Oxcart fire

topographic map with yellow dot and orange boundary line
The Oxcart fire identified by the yellow dot and orange boundary line. Map retrieved from InForm.firenet.gov.

  • Size: 12,907 acres
  • Detected: March 29, 2021
  • Location: Red Lake County, Minn., within the Glacial Ridge National Wildlife Refuge, west of Mentor, Minn.
  • Incident Management Team: MNICS Team A, Incident Commander Ernest Schmitt
  • Cooperating agencies: U.S. Fish and Wildlife Service, Minnesota Department of Natural Resources

During the late afternoon hours of Monday, March 29, 2021, a wildland fire was detected within the Glacial Ridge National Wildlife Refuge, approximately seven miles west of Mentor, Minnesota. Red flag conditions, including strong gusty winds, unseasonable warm temperatures amid prolonged moderate drought conditions (building since the fall of 2020), contributed to the rapid progression of the Oxcart fire. The fire consumed 12,907 acres of grassland and brush.

Initial attack response included ground wildland fire crews from U.S. Fish and Wildlife Service, Minnesota DNR, and 12 local fire departments, along with five single-engine air tankers, a large air tanker, and a helicopter. Smoke and the rapid-fire progression prompted the temporary closures of U.S. Highway 2, State Highway 32, and Polk County Highway 45 during the evening hours as the fire jumped the U.S. Highway 2 corridor to the north, and State Highway 32 to the west.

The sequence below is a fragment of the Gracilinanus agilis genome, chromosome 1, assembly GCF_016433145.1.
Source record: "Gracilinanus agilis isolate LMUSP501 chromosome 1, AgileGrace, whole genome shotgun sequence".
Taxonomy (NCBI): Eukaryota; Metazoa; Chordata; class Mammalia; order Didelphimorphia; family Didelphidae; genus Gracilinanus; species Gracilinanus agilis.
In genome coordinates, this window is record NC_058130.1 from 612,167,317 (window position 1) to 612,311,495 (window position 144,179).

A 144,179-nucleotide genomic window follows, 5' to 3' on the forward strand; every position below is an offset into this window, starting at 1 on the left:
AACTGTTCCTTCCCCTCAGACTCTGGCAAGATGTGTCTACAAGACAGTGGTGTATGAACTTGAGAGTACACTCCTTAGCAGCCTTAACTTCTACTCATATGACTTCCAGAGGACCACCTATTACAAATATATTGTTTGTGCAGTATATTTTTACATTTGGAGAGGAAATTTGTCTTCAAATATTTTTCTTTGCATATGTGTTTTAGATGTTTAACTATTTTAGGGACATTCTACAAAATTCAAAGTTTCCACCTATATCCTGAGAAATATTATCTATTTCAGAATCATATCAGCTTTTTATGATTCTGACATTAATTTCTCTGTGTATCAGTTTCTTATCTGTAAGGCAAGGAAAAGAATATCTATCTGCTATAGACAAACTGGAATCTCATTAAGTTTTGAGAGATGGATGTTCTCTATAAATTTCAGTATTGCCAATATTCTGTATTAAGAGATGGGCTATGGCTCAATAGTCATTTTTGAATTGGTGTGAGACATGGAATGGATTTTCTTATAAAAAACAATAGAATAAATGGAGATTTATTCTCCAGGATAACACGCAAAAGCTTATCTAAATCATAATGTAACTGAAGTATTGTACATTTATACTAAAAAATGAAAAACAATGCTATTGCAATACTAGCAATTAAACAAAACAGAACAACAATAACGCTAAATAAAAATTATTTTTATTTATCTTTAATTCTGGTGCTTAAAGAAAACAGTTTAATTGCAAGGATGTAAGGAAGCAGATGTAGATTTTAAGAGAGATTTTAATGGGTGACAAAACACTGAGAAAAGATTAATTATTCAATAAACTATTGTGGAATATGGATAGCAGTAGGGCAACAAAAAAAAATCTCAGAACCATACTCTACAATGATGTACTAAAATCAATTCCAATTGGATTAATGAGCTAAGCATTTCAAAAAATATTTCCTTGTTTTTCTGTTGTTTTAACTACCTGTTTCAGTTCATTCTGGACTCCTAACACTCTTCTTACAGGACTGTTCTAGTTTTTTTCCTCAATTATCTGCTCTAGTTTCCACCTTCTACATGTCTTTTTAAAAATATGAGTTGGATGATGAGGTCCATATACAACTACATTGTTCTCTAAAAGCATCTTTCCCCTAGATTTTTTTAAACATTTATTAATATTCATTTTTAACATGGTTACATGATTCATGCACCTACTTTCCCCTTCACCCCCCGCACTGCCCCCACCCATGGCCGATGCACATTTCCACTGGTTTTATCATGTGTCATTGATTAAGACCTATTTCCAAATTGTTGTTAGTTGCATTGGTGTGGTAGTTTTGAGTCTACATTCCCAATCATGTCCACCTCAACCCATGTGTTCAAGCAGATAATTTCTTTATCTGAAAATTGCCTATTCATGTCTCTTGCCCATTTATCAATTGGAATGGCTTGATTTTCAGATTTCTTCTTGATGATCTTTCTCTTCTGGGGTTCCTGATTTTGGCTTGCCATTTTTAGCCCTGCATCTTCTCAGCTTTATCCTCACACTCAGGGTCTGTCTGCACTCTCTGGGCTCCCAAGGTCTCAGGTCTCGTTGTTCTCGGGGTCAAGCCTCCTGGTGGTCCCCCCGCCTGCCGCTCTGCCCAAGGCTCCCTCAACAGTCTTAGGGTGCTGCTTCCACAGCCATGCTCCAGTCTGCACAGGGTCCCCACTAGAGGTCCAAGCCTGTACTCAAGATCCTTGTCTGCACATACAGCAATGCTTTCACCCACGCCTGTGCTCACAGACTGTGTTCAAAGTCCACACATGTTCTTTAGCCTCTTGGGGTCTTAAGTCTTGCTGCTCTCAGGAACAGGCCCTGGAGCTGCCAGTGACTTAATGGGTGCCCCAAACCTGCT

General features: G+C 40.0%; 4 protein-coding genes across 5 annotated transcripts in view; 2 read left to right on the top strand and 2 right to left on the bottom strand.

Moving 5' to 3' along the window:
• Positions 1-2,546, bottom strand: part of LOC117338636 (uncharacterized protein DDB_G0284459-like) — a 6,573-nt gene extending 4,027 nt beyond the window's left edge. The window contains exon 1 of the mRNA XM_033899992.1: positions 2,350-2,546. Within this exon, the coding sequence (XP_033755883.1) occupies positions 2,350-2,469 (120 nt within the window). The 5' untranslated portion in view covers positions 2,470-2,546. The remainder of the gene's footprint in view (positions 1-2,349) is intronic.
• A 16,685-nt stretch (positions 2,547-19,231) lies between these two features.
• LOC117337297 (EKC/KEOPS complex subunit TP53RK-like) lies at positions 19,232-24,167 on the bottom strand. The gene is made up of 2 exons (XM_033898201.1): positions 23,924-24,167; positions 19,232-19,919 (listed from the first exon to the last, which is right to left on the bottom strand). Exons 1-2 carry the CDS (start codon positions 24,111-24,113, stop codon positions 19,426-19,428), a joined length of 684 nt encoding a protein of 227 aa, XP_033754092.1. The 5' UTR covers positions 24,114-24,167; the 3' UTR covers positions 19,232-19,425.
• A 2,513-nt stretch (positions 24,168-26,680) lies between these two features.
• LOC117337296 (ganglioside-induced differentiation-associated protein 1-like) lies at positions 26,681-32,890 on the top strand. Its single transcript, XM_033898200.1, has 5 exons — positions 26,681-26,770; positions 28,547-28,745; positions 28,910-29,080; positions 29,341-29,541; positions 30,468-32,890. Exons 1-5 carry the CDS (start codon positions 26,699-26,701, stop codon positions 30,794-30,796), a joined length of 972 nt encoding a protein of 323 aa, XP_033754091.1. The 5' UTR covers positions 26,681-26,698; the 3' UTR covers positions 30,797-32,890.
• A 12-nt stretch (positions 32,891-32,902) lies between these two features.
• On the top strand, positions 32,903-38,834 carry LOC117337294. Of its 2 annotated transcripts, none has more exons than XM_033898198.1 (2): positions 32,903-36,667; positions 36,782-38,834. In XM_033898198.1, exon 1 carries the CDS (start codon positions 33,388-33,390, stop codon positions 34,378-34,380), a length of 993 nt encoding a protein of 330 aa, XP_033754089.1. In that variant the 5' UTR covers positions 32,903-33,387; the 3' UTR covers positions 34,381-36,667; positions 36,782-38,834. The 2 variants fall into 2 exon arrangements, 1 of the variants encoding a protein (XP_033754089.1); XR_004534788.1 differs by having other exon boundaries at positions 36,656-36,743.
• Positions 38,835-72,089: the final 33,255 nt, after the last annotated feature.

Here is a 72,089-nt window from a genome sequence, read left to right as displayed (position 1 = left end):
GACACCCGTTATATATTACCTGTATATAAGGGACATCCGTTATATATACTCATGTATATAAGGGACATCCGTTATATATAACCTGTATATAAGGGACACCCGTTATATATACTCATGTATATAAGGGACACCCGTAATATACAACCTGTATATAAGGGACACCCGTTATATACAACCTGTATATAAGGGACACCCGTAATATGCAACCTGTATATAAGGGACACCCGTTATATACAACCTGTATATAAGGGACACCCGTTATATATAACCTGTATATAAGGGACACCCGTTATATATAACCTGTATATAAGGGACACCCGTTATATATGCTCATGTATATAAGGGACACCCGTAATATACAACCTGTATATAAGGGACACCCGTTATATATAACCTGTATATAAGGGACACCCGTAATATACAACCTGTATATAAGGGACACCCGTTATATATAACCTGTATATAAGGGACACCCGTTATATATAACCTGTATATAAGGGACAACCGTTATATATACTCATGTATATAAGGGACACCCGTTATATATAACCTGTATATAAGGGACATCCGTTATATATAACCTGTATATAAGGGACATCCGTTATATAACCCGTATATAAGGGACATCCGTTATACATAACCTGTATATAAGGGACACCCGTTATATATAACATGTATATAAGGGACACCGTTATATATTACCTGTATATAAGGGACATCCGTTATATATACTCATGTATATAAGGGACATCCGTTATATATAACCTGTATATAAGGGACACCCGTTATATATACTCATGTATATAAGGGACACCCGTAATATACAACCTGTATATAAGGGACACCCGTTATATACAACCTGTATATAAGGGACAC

A Minnesota Incident Command Team, led by Incident Commander Ernest Schmidt, was requested to assume management of the Oxcart fire on Tuesday, March 30, 2021. The team coordinated the operational, planning and logistical support of managing the fire crews and equipment supporting the containment efforts of the fire. Spring weather conditions brought a mix of blustery conditions, rain, and freezing temps. During periods of freezing temperatures, the use of helicopter buckets could not be utilized due to equipment icing over.

The team remained in command of the fire through Saturday, April 2, 2021, when they transitioned management of the fire to a smaller local fire organization. Throughout the 2021 wildfire season, lingering pockets of peat soil heat continued to manifest within the burn scar area as conditions progressed toward extreme drought. U.S. Fish and Wildlife Service monitored the burn area throughout the season, extinguishing the heat pockets as they were identified.

  • night scene with orange flames in a field
  • Kiosks stand between burned and unburned field.
  • Heavy smoke plume rises into the sky.
  • Aircraft drops water on smoky area next to farm equipment.
  • A Fire Boss aircraft drops water at sunset.
  • Firefighter climbs truck as helicopter hovers over lake.
  • Firefighter next to engine faces helicopter with bucket
  • Helicopter releases water from bucket over a field and trees.
  • Two firefighters spray water on smoky brush with hose